Little kids are happier at home with their families -- only Leftists would be surprised. An excerpt about some recent Califonia research:
As taxpayers, parents and educators debate the value of public preschool for every child, a new study by UC Berkeley and Stanford researchers finds for the first time that middle-class children -- not just kids from the poorest families -- receive a boost in language and math skills from preschool. But its darker findings bolster earlier, more controversial conclusions that preschool can hinder social development.
The study, "How much is too much? The Influence of Preschool Centers on Children's Development Nationwide," was released today and comes as Hollywood movie director Rob Reiner leads a group of universal preschool advocates pushing for a June 2006 ballot measure that would tax the wealthiest Californians to fund preschool for all who want it. The study, with its good and bad news, is likely to fuel arguments on both sides of the preschool debate. Universal preschool advocates can seize on the findings that preschool benefits most children in language and math. Those who think scarce preschool resources should continue to go to the poorest children can point to the negative effects on social development, especially for children from the wealthiest families. The study looked not only at aggressive behaviors but also at a child's ability to cooperate and negotiate tasks in a classroom.
"If preschool is expanded, more isn't necessarily better," said UC Berkeley child development research director Margaret Bridges, an author of the study who expressed concern about the negative effects on social development. "Cognitive benefits are great, but we have to pay heed to what's going on with kids emotionally and socially." ....
The researchers found evidence supporting past studies that preschool has the greatest cognitive impact on the poorest children -- those whose families make $16,000 or less. Those children exhibited language and math skills that on average were 8 and 9 percentage points higher, respectively, than their stay-at-home peers. This sort of finding isn't new and has fueled support for the federal Head Start program for poor children. Children from lower-income families -- an economic notch above poor families -- didn't see a statistically significant improvement in language but performed an average of 6 percentage points better in math than peers who didn't attend preschool.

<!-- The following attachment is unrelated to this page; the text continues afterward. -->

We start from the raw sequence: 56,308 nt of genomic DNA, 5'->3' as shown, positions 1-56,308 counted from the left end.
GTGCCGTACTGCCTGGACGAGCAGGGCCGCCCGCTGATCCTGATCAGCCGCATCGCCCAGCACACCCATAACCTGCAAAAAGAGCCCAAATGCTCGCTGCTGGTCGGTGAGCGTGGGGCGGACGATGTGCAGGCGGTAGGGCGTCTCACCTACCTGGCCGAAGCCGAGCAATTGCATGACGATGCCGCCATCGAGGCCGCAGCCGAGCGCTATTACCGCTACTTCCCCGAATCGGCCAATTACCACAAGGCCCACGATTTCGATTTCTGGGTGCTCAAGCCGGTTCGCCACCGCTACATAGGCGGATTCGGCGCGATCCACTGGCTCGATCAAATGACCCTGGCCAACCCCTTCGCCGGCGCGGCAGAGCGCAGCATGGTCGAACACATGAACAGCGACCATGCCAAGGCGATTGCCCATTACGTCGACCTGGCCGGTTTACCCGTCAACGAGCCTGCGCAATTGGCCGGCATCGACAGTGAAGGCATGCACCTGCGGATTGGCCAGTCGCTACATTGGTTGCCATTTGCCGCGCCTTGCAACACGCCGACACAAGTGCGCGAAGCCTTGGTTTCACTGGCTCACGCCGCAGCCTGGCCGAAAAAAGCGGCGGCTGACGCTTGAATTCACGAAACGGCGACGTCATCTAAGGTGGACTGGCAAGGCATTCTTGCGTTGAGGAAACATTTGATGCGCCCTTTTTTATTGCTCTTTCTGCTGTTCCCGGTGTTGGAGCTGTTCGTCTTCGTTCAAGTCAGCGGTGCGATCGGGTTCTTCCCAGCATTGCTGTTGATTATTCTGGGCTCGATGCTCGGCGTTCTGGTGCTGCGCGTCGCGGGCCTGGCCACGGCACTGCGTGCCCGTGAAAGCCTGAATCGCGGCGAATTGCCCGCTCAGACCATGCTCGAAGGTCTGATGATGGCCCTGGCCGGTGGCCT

What struck researchers was this: Middle-income children did 5 percentage points better in both language and math than those in that income bracket who stayed at home. And children from the highest income quartile -- those whose families made $66,000 or more -- also saw improvements, although small ones: They performed 3 percentage points above average in language. Their gains in math weren't statistically significant.
These findings -- while positive overall -- don't convince Fuller that universal preschool is the way to use scarce resources. If preschool gives everyone a leg up in either language or math, then a universal program wouldn't close the achievement gap between children from low-income and higher-income families, Fuller argues. "Middle-class families are benefiting, but if we move toward universal preschool, it's not clear that universal preschool would close gaps in early learning because the gain experienced by low-income kids may not ever be enough to catch up with the gain by middle-class kids," Fuller said. ...
The UC Berkeley-Stanford study found that all children who attended preschool at least 15 hours a week displayed more negative social behaviors such as trouble cooperating or acting up, when compared with their peers. The discrepancies were most pronounced among children from higher-income families. Children from lower-income families lagged behind their peers who didn't attend preschool an average of 7 percentage points on the measure of social behavioral growth. But children from higher-income families lagged 9 percentage points behind their peers. These wealthier children did even worse when they attended preschool for 30 hours or more: They trailed their peers by 15 percentage points.
It's not clear why children from higher-income families exhibit more negative behaviors than their stay-at-home peers. Fuller speculated their peers might be in enriching home environments that include things like trips to the library as well as dance and music lessons. Other studies have found childcare centers negatively affect children's social development, said Jay Belsky, director of the Institute for the Study of Children, Families and Social Issues at Birkbeck University of London, in an e-mail interview. "It is time to come to grips with what all too many have denied for all too long, namely, that all disconcerting news about adverse effects cannot be attributed to low-quality care, which has been more or less the mantra of the field of child development and the child-care advocacy community for decades," Belsky said.....
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